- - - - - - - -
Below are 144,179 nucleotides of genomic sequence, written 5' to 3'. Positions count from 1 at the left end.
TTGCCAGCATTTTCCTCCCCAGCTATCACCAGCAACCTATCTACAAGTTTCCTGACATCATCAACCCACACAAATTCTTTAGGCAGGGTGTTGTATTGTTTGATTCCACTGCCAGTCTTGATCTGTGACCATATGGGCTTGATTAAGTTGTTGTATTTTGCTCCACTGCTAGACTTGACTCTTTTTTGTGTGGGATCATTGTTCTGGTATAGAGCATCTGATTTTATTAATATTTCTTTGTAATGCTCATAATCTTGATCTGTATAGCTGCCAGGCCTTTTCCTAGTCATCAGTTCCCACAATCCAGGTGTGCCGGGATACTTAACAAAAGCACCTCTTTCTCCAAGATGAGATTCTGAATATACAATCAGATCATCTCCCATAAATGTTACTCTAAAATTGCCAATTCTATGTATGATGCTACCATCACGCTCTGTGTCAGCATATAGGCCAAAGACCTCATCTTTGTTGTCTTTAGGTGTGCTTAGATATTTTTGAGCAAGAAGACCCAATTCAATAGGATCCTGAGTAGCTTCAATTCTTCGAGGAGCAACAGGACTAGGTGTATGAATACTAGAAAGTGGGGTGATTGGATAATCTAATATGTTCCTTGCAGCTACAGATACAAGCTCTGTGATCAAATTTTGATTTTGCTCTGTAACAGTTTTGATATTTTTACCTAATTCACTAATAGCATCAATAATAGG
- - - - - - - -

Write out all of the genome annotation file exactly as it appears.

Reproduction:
Below are 144,179 nucleotides of genomic sequence, written 5' to 3'. Positions count from 1 at the left end.
TTGCCAGCATTTTCCTCCCCAGCTATCACCAGCAACCTATCTACAAGTTTCCTGACATCATCAACCCACACAAATTCTTTAGGCAGGGTGTTGTATTGTTTGATTCCACTGCCAGTCTTGATCTGTGACCATATGGGCTTGATTAAGTTGTTGTATTTTGCTCCACTGCTAGACTTGACTCTTTTTTGTGTGGGATCATTGTTCTGGTATAGAGCATCTGATTTTATTAATATTTCTTTGTAATGCTCATAATCTTGATCTGTATAGCTGCCAGGCCTTTTCCTAGTCATCAGTTCCCACAATCCAGGTGTGCCGGGATACTTAACAAAAGCACCTCTTTCTCCAAGATGAGATTCTGAATATACAATCAGATCATCTCCCATAAATGTTACTCTAAAATTGCCAATTCTATGTATGATGCTACCATCACGCTCTGTGTCAGCATATAGGCCAAAGACCTCATCTTTGTTGTCTTTAGGTGTGCTTAGATATTTTTGAGCAAGAAGACCCAATTCAATAGGATCCTGAGTAGCTTCAATTCTTCGAGGAGCAACAGGACTAGGTGTATGAATACTAGAAAGTGGGGTGATTGGATAATCTAATATGTTCCTTGCAGCTACAGATACAAGCTCTGTGATCAAATTTTGATTTTGCTCTGTAACAGTTTTGATATTTTTACCTAATTCACTAATAGCATCAATAATAGG